I have a problem with the FT232HL FTDI ic.

Windows application send data to the chip via USB and the chip send the data out with one SPI channel.

I did check with a logic analyser, the bytes are correctly sent out and the SPI clock match the settings. However, between each byte, there is a 64uS delay so it means that no matter how high is the SPI clock, the data transfer takes minutes instead of seconds.

I imagined maybe playing with the channelConf.LatencyTimer would help, but it shows no difference no matter the value used (10, 128, 255), delay remain 64uS between consecutive bytes.

There must be something to fix because there are numerous examples of people reaching high transfer rates. Also, delay between bytes should be a setting somewhere.

I've used sample code provided with sample-dynamic.c The byte stream is sent with a single call to p_SPI_Write() with total length of 2048 bytes. I've tried other length (256, 8192, etc) no change. Here is the configuration used:

channelConf.ClockRate = 5000*1000; 
channelConf.LatencyTimer= 10; 
channelConf.configOptions = SPI_CONFIG_OPTION_MODE0| SPI_CONFIG_OPTION_CS_DBUS3/*|*/ ;
channelConf.Pin = 0x00000000; /* FinalVal-FinalDir-InitVal-InitDir (for dir: 0=in, 1=out) */

OS: windows7 X64 Compiler: GCC Library and code from: http://www.ftdichip.com/Support/SoftwareExamples/MPSSE/LibMPSSE-SPI.htm

FYI: I've contacted FTDI support, they asked me to update the libraries to latest one (which I did), then they would not provide further support.

Any help appreciated. Thank you.

  • \$\begingroup\$ How are you delivering the data to the drivers? In what size chunks? USB peripherals can slow to a crawl if they only get a byte or few moved per frame. Back in the early days before people understood the issues, adding a USB serial converter to something that worked fine on a local bus serial port could completely break its usability. That's often now understood, but SPI can involve coordination with other signals like selects, so it's easy to imagine being hobbled by bus framing and unable to leverage the theoretical data rate that would apply to larger transfers. \$\endgroup\$ Jun 19, 2018 at 2:25
  • \$\begingroup\$ Hello. As written on the message, no matter how many bytes sent at once, the delay is same. I typically send 2048 bytes per p_SPI_Write() call. Also, I use master spi mode, write-only, there shouldn't be any handshaking involved. Thank you. \$\endgroup\$
    – ggadde29
    Jun 19, 2018 at 5:14
  • \$\begingroup\$ Are you sure that USB side is sending data fast enough? Why are you looking only at SPI side of your bridge? \$\endgroup\$ Jun 19, 2018 at 23:44
  • \$\begingroup\$ I have no idea how fast the USB transmit the data. I check the SPI side because that's the end of the line and I can easily check with logic analyzer. I don't see how USB transfer could be slower than 16KByte/sec anyway. I heard back from FTDI guys, they suggest I don't use their library (but they didn't clearly say that their lib was bugged). I'm still surprised some people can reach high transfer speeds out of the box and using the provided lib. Starts to be over-complicated for a simple USB<>SPI transfer job. \$\endgroup\$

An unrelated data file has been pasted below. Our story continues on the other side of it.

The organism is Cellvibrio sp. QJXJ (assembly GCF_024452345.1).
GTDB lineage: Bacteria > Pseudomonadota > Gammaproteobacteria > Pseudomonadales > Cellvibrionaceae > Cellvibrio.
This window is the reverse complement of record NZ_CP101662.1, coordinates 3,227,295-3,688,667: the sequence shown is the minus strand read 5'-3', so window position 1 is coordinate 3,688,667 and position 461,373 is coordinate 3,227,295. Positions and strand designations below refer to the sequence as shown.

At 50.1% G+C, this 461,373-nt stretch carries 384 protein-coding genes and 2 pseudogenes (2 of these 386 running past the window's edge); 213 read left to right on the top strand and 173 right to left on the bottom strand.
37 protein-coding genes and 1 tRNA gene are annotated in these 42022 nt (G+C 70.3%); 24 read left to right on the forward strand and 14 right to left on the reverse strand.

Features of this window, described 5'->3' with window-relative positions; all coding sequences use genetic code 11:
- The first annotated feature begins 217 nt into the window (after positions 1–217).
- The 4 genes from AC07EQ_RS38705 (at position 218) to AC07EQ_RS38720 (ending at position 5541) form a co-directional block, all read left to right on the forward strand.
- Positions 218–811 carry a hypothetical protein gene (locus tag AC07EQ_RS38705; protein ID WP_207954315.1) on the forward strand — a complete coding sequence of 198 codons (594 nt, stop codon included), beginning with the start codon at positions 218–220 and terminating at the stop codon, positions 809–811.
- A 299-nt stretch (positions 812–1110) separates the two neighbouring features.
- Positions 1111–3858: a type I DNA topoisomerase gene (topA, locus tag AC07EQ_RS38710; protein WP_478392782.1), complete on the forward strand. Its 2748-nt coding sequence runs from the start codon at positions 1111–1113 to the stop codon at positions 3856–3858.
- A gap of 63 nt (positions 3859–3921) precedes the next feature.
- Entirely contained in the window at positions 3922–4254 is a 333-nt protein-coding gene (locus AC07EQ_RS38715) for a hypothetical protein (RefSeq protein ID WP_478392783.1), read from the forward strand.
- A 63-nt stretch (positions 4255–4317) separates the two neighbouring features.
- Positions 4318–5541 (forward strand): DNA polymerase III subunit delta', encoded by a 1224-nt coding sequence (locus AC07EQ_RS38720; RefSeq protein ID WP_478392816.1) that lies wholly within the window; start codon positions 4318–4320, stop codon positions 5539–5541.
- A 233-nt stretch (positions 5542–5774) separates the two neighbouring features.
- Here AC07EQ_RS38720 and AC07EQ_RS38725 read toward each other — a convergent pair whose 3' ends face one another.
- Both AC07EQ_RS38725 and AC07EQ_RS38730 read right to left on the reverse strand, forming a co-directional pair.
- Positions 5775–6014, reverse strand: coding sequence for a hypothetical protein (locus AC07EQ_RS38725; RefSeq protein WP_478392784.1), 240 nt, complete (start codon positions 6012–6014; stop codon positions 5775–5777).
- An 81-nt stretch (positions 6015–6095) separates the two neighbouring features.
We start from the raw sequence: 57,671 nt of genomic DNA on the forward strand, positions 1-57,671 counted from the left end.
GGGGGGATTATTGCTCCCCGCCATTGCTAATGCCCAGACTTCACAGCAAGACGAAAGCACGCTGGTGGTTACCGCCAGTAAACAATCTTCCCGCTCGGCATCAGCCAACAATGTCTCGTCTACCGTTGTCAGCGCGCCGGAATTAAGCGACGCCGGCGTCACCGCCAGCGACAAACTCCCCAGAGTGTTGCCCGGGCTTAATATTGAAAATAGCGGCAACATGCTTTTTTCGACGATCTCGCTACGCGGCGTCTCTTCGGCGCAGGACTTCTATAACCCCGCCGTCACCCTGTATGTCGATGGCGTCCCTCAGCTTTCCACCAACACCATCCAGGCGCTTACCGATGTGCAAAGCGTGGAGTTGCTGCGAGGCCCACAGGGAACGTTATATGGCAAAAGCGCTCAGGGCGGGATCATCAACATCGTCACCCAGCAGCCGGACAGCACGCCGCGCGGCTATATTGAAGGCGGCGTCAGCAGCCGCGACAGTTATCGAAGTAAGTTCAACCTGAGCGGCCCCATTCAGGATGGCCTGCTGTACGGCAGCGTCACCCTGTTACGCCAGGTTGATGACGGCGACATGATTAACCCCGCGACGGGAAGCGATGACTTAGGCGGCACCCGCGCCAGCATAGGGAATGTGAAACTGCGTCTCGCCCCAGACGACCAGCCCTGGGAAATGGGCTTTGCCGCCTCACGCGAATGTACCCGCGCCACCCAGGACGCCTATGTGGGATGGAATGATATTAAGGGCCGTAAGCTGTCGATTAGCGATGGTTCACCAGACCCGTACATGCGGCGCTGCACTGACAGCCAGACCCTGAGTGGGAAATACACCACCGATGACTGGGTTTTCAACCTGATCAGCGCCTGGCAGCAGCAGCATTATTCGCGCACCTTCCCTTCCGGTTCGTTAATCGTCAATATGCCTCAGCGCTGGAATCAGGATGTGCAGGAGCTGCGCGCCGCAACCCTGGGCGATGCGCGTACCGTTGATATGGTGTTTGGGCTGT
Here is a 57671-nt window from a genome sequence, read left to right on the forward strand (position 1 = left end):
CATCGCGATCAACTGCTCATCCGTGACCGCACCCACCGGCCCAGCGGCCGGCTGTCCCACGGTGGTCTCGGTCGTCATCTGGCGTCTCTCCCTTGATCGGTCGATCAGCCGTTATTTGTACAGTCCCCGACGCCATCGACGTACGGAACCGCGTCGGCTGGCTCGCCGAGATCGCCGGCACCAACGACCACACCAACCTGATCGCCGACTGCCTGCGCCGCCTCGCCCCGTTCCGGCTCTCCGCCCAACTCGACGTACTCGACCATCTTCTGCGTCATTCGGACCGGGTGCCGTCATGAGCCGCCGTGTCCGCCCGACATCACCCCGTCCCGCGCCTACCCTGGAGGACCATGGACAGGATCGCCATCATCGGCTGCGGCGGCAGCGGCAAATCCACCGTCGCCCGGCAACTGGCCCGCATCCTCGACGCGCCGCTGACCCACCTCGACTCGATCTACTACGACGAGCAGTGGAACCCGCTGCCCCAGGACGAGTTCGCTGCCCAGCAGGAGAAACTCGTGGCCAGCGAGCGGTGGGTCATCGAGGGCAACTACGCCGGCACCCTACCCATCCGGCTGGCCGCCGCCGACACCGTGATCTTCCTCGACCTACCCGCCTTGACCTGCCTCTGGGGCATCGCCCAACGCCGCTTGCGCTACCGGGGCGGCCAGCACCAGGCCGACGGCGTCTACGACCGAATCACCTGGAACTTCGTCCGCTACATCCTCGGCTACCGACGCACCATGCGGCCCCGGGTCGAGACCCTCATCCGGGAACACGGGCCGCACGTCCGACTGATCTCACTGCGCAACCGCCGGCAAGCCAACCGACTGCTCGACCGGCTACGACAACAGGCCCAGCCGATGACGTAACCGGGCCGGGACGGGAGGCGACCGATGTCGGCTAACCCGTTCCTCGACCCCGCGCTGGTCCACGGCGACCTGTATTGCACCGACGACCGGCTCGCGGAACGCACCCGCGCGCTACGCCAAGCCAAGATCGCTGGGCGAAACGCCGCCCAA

– ggadde29
    Jun 20, 2018 at 3:52
  • \$\begingroup\$ I am in the same situation. The SPI_ToggleCS() is definitely slow due to the sleep but having refactored to just Ft_Write calls there is still a long lag between seen on logic analyser between the Cs pin going low to clock + data of around 100us in my case. Very annoyed and frustrated! \$\endgroup\$
    – Crog
    Dec 11, 2019 at 20:19

4 Answers 4


I usually work with the FT2232H chip, but I dug out an FT232HQ chip out just so I could check out this issue you were having. It's the same chip as the FT232HL chip you have, just in a QFN package instead of a QFP.

I tried to recreate the problem you describe, but I wasn't able to exactly. This is what it looked like on my logic analyzer when I output 6 bytes at once at a clock rate of 5MHz. There is is a small delay between bytes, but nowhere near as large as 64us.

Example 5MHz Multibyte Transmission

Here are some things to check.

  • Latency timer really shouldn't matter because that is simply a timeout before USB will send an incomplete packet. I have it set to 255, but often for timing sensitive stuff, I have it lower (2 -10)
  • Try a slower clockrate first just to test and make sure the device is communicating correctly (I assume you did, I'm just adding this in case someone else hasn't tried that yet).
  • The pin directions don't matter except for GPIO since they get overwritten by the SPI lib.